Early research showed that audio was extremely important to providing a person with a good sense of immersion in a VR environment, but delivering a VR-optimized audio experience involved quite a few interesting problems that were not solved with the usual solutions of headphones or earbuds. Headphones and earbuds are optimized to deliver music and entertainment sounds, and it turns out that these aren’t quite up to delivering on everything Valve determined was important in VR.

The human brain is extremely good at using subtle cues to determine whether sounds are “real” or not, and all kinds of details come into play. For example, one’s ear shape, head shape, and facial geometry all add a specific tonal signature to incoming sounds that the brain expects to encounter. It not only helps to localize sounds, but the brain uses their presence (or absence) in deciding how “real” sounds are. Using ear buds to deliver sound directly into ear canals bypasses much of this, and the brain more readily treats such sounds as “not real” or even seeming to come from within one’s head, even if the sound itself — such as footsteps behind one’s back — is physically simulated with a high degree of accuracy. This and other issues were the focus of multiple prototypes and plenty of testing. Interestingly, good audio for VR is not all about being as natural as possible. For example, low frequencies do not occur very often in nature, but good bass is critical to delivering a sense of scale and impact, and plucking emotional strings.

“Hummingbird” prototype using BMR drivers. Over twenty were made and lent to colleagues to test at home. No one wanted to give them back.

The first prototype demonstrated the value of testing a concept as early as possible, and it wasn’t anything fancy. Two small speakers mounted on a skateboard helmet validated the idea of off-ear audio delivery. It wasn’t perfect: the speakers were too heavy, too big, too sensitive to variation in placement, and had poor bass response. But the results were positive enough to warrant more work.

In the end, what ended up in the Index headset is a system that leans heavily on Balanced Mode Radiator (BMR) speaker design. Cambridge Audio has a short and sweet description of how BMR works; it can be thought of as a hybrid between a traditional pistonic speaker drivers and flat-panel speakers, and the final design was able to deliver on all the truly important parts of delivering immersive VR audio in a room-scale environment.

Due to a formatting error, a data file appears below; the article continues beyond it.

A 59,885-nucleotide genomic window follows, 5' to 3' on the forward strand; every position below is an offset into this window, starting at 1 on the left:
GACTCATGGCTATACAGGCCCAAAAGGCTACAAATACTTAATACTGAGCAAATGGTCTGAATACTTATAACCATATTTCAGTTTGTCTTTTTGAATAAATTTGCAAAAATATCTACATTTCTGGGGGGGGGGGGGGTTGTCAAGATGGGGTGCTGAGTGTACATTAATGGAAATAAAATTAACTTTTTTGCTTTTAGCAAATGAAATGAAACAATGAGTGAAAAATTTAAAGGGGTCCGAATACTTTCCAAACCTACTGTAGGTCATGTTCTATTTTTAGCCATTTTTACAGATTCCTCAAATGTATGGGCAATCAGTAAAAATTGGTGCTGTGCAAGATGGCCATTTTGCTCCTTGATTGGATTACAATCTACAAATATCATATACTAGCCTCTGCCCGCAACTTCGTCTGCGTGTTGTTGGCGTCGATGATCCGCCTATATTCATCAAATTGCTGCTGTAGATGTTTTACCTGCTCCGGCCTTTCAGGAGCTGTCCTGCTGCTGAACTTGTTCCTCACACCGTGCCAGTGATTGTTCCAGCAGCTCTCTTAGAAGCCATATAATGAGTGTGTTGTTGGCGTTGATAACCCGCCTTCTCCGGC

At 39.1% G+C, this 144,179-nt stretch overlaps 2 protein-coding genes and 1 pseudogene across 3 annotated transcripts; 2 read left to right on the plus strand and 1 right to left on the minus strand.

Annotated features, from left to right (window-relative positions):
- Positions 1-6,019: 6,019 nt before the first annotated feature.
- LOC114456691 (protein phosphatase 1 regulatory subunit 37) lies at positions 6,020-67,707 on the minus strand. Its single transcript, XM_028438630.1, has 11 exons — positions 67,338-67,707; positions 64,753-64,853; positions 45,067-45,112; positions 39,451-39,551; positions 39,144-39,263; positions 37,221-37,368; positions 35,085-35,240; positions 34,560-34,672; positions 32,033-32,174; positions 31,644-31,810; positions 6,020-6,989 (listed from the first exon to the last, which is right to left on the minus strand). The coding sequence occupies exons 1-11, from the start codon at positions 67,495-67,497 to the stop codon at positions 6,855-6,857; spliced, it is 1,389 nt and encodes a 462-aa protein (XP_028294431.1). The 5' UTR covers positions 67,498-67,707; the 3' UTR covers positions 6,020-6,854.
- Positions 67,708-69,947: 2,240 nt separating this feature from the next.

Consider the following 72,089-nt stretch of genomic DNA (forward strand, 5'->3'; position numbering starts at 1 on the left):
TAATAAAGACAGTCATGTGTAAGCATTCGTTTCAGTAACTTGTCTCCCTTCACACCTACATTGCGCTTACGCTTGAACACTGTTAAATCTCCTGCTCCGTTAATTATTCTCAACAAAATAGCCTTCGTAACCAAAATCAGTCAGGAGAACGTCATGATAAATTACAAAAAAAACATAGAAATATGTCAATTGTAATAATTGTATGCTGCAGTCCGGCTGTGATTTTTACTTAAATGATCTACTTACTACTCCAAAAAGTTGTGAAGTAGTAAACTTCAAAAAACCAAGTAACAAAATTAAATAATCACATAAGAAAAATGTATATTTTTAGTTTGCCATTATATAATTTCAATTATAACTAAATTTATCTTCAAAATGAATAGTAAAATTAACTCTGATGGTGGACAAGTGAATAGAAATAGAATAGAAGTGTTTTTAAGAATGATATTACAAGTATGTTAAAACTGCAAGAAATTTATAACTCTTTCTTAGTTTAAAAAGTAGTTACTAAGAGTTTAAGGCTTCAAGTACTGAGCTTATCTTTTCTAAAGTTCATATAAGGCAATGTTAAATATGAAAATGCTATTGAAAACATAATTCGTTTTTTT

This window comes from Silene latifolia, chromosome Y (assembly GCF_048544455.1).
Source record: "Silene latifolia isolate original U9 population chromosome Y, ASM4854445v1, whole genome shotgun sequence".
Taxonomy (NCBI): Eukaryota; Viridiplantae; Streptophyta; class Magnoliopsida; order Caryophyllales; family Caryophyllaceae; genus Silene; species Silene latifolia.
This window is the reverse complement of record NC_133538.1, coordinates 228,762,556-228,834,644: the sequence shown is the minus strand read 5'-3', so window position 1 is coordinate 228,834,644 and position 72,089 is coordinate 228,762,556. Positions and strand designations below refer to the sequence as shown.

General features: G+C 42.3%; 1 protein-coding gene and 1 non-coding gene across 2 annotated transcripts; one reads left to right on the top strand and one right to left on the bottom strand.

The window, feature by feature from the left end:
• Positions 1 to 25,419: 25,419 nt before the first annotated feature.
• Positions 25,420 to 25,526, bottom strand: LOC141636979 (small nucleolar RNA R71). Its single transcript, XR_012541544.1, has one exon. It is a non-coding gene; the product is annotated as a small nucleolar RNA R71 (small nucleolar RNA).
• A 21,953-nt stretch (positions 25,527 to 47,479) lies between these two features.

As anyone familiar with engineering and design knows, everything is a tradeoff, and that fact is probably most apparent in cutting-edge technologies. For example, when Valve did a deep dive into field of view (FOV) in head-mounted displays, we saw just how complex balancing different features and tradeoffs could be.

Evolution Of A Backpack VR System

Persistence is what a hacker needs to make it to their goal. That’s exactly what it took for [Erik] to make an untethered VR backpack system.

Starting way back in the Spring of 2019, [Erik] began working on an untethered VR system. Sure, the Oculus Quest was coming out, but it wouldn’t be compatible with the game library of PC based systems. [Erik] decided he wanted the best of both worlds, so he decided to build a backpack that carries a computer powerful enough to drive the Rift S.

The initial system was to use a cut-up backpack, an HP mini PC with an external Nvidia 1060 GPU, and a basic DC-DC converter. The result? Just about nothing worked. The HP’s boot process didn’t play well with an external GPU.

[Erik] went through several iterations of this project. He switched over to a standard PC motherboard and tried a few different DC-DC converters. He settled on a device from HDPLEX rated at 200 watts continuous. The converter plugs directly into a standard 24-pin ATX motherboard power connector and isn’t much larger than the connector itself.

The old backpack with its added padding and wood frame gave way to a Zotac VR go backpack. Only the straps and frame of the Zotac are used, with [Erik’s] custom parts mounted using plywood and 3D printed parts. The outer frame is aluminum, with acrylic panels.

Power comes from 7000 mAH LiFe batteries, with each pack providing an hour of runtime. The Backpack can hold two packs though, so wiring them up in parallel should double that runtime.

We have to say this is an extremely well-documented build. [Erik] explains how he chose each component and the advantages (and pitfalls) of the choices he made. An example would be the RAM he picked. He chose DDR4 with a higher spec than he needed, just so he could undervolt the parts for longer run-times.

Not everything in VR is fun and games though – you can ditch that monitor and go with a VR desktop.